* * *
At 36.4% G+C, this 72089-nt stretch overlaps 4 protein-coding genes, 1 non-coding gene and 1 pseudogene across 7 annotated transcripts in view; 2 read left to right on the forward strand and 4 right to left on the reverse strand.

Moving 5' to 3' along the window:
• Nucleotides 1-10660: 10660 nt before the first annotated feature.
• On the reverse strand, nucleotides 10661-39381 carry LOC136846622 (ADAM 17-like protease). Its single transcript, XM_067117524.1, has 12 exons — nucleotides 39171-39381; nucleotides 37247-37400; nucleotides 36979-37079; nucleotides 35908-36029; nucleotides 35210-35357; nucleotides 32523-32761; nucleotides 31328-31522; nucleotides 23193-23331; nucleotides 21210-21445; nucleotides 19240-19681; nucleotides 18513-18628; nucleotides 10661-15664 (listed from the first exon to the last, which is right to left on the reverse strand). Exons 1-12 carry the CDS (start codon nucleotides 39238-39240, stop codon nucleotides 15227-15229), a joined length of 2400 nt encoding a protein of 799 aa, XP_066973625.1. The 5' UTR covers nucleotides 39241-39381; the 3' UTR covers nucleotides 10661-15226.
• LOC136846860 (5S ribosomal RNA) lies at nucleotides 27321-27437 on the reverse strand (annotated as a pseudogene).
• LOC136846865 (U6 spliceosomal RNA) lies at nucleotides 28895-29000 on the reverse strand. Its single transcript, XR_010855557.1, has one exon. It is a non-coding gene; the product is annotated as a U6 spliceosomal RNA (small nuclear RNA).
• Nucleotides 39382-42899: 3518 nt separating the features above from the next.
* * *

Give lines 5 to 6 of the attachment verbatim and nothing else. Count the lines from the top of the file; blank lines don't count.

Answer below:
• LOC136846860 (5S ribosomal RNA) lies at nucleotides 27321-27437 on the reverse strand (annotated as a pseudogene).
• LOC136846865 (U6 spliceosomal RNA) lies at nucleotides 28895-29000 on the reverse strand. Its single transcript, XR_010855557.1, has one exon. It is a non-coding gene; the product is annotated as a U6 spliceosomal RNA (small nuclear RNA).